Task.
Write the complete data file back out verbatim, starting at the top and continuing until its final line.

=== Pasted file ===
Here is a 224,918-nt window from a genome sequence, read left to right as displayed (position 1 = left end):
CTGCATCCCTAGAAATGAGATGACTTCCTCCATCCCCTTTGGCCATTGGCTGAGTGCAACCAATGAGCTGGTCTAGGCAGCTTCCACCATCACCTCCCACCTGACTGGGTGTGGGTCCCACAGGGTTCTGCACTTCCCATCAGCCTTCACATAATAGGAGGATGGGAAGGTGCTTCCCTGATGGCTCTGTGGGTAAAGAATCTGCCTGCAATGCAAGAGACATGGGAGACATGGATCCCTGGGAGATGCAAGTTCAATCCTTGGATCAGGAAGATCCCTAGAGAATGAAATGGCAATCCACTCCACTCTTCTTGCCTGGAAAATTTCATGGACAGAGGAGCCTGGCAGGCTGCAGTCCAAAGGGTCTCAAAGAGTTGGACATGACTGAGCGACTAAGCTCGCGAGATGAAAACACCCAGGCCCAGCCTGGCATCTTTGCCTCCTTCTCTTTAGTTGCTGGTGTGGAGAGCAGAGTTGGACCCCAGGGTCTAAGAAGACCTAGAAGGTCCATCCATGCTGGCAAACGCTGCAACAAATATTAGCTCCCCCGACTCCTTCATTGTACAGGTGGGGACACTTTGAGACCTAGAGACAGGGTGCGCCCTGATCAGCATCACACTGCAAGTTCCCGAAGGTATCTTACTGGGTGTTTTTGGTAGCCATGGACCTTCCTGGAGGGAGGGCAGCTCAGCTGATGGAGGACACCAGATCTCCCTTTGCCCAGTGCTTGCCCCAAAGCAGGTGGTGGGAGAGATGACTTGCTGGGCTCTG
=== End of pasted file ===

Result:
Here is a 224,918-nt window from a genome sequence, read left to right as displayed (position 1 = left end):
CTGCATCCCTAGAAATGAGATGACTTCCTCCATCCCCTTTGGCCATTGGCTGAGTGCAACCAATGAGCTGGTCTAGGCAGCTTCCACCATCACCTCCCACCTGACTGGGTGTGGGTCCCACAGGGTTCTGCACTTCCCATCAGCCTTCACATAATAGGAGGATGGGAAGGTGCTTCCCTGATGGCTCTGTGGGTAAAGAATCTGCCTGCAATGCAAGAGACATGGGAGACATGGATCCCTGGGAGATGCAAGTTCAATCCTTGGATCAGGAAGATCCCTAGAGAATGAAATGGCAATCCACTCCACTCTTCTTGCCTGGAAAATTTCATGGACAGAGGAGCCTGGCAGGCTGCAGTCCAAAGGGTCTCAAAGAGTTGGACATGACTGAGCGACTAAGCTCGCGAGATGAAAACACCCAGGCCCAGCCTGGCATCTTTGCCTCCTTCTCTTTAGTTGCTGGTGTGGAGAGCAGAGTTGGACCCCAGGGTCTAAGAAGACCTAGAAGGTCCATCCATGCTGGCAAACGCTGCAACAAATATTAGCTCCCCCGACTCCTTCATTGTACAGGTGGGGACACTTTGAGACCTAGAGACAGGGTGCGCCCTGATCAGCATCACACTGCAAGTTCCCGAAGGTATCTTACTGGGTGTTTTTGGTAGCCATGGACCTTCCTGGAGGGAGGGCAGCTCAGCTGATGGAGGACACCAGATCTCCCTTTGCCCAGTGCTTGCCCCAAAGCAGGTGGTGGGAGAGATGACTTGCTGGGCTCTG